Bonnie Lehman

Image: Ryan Dearth

When Bonnie Lehman and her sister Kelsey were growing up, their father, longtime Summit County chef Doug Pierce, used to tell them, “Don’t ever go into the restaurant business.” For a quarter century at Keystone Resort, then as owner of the Arapahoe Café (a Dillon culinary landmark since the 1940s), Pierce worked holidays and long hours and was constantly stressed, even though he loved his job. As a young woman, Lehman, who started washing dishes at the “A-Café” when she was 12, decided to heed her dad’s advice and pursue a career as a broadcast journalist for ESPN. But after college in Greeley, she returned home for a year to help manage the restaurant and met her future husband at Pug Ryan’s Tiki Bar down the street. Now 28 and preparing to take over the reins of A-Café from her father, Lehman explains how she wound up embracing an occupation she once swore off, and why it matters to keep one of Summit’s most popular and venerable eateries in the family and open for business.

"I was born in Vail, since Frisco didn’t have a hospital back then, and we grew up in Summit Cove. Mom and Dad met at Keystone. Dad worked back of the house, Mom worked front of the house. Eventually Dad became food-and-beverage director. But after Vail Resorts acquired Keystone, they laid off a lot of their longtime employees, including my parents.

When we first bought the restaurant, my sister and I both worked here, because my parents were like, well, we’re both here all day, and in order for us to keep an eye on you so you’re not sitting at home watching TV, why don’t you come in? I was too shy to be around customers, but when I was 16, I got brave enough to hostess and bus tables.

I graduated from the University of Northern Colorado a year early, after double majoring in broadcast journalism and Spanish. My plan was to save some money for a year then move to Denver. I worked at the restaurant full time, and once it got close to the year being up, I was like, you know, I’m making really good money, I’m getting to travel as much as I want—and I kind of fell in love with Summit County again.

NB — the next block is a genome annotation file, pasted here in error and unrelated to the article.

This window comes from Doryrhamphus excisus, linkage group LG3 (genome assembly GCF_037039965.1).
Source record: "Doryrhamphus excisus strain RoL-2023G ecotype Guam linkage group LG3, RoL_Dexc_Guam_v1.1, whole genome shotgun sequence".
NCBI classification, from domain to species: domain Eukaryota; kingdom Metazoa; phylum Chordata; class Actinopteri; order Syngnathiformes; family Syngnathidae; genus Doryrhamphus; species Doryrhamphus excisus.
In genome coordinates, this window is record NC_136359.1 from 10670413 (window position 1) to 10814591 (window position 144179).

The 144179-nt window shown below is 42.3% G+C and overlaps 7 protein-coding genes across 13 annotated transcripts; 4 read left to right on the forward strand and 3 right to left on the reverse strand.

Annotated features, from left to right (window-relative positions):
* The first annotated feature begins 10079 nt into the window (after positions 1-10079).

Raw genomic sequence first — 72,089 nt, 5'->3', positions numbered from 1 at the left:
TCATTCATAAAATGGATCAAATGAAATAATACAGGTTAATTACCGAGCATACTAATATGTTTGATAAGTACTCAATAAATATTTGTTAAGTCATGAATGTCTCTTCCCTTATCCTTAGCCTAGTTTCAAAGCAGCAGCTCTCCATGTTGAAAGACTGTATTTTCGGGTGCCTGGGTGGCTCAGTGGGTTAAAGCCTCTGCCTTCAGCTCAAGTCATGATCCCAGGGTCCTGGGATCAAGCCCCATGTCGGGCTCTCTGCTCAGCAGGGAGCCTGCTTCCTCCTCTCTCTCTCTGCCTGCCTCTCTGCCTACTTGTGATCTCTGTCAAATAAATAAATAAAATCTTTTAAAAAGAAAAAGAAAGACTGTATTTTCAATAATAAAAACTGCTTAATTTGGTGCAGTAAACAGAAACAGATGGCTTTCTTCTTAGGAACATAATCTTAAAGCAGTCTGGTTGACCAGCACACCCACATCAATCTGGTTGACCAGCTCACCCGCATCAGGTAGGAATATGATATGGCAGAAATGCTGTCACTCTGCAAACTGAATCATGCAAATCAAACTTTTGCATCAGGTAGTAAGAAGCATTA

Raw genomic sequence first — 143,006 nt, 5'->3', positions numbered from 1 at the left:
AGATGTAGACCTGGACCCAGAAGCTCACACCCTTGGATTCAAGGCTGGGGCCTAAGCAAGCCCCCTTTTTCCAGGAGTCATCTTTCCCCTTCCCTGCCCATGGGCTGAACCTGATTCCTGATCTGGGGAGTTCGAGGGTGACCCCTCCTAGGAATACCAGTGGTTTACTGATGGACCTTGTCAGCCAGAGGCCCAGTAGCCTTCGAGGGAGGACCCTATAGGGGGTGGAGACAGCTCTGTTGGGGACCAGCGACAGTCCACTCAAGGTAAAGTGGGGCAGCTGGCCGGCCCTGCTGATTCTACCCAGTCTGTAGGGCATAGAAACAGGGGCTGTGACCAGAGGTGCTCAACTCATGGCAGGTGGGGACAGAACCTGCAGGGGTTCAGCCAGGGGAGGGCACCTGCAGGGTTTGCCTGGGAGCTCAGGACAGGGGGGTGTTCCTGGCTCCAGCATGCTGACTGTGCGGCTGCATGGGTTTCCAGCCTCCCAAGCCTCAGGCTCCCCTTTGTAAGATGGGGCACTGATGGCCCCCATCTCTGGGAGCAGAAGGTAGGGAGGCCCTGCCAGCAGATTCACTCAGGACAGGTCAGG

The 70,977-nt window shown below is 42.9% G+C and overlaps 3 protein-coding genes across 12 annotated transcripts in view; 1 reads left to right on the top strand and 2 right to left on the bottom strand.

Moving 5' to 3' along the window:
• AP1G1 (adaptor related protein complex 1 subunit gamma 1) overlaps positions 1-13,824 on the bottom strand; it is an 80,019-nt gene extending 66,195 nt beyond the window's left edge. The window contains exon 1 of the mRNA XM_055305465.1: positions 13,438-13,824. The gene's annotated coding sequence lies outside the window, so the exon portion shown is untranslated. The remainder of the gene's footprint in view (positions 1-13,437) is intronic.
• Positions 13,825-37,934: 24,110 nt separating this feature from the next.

I think a lot of people who grow up here do fall out of love with it at some point. I guess I just didn’t appreciate it as much. But my husband had just moved here, found a roommate on Craigslist, and gotten a job at Keystone. And he was so in love with this place. I needed someone else’s perspective to remind me: Yeah, you grew up in a really cool place.

I read these restaurant-owner e-mails, and they say that hospitality can be your greatest driver of sales. We get a lot of reviews that say, “You can tell it’s a real locals spot. So-and-so treated us like we were locals, and it was great.” We didn’t try for that, but our approach is simple: “Welcome, this is our house, come eat in it.”

You also have to listen to your customer; it’s not about what you want, but what they want. We used to polish wine glasses and silverware before every shift, then we realized, no, our customer is pretty casual and really family oriented. So why don’t we have a fairly casual and family-oriented kind of place?

When my dad, who just turned 65, told me he was going to try to step back, he said, “We could do this one of two ways: We can sell the restaurant and just walk away from it, or we can keep it in the family. And keeping it in the family will mean you.” And I said, “I love what you’ve created here, so I want to keep it in the family.” He just took me under his wing and was like, “Great, you’re in ultimate training mode now.”

I also told my dad I’m still going on a vacation every fall and spring. I’ll make ’em shorter. And I want two days off in a row every week. Because you have to have a little separation. I like to ski and mountain bike and fly-fish.

Summit’s growth is a little bittersweet. Just because it was kind of nice, now that I look back, to grow up in a small ski town—kind of untouched. But at the same time, as a business owner in Summit County, I’m like, no, this is great. Bring it on."

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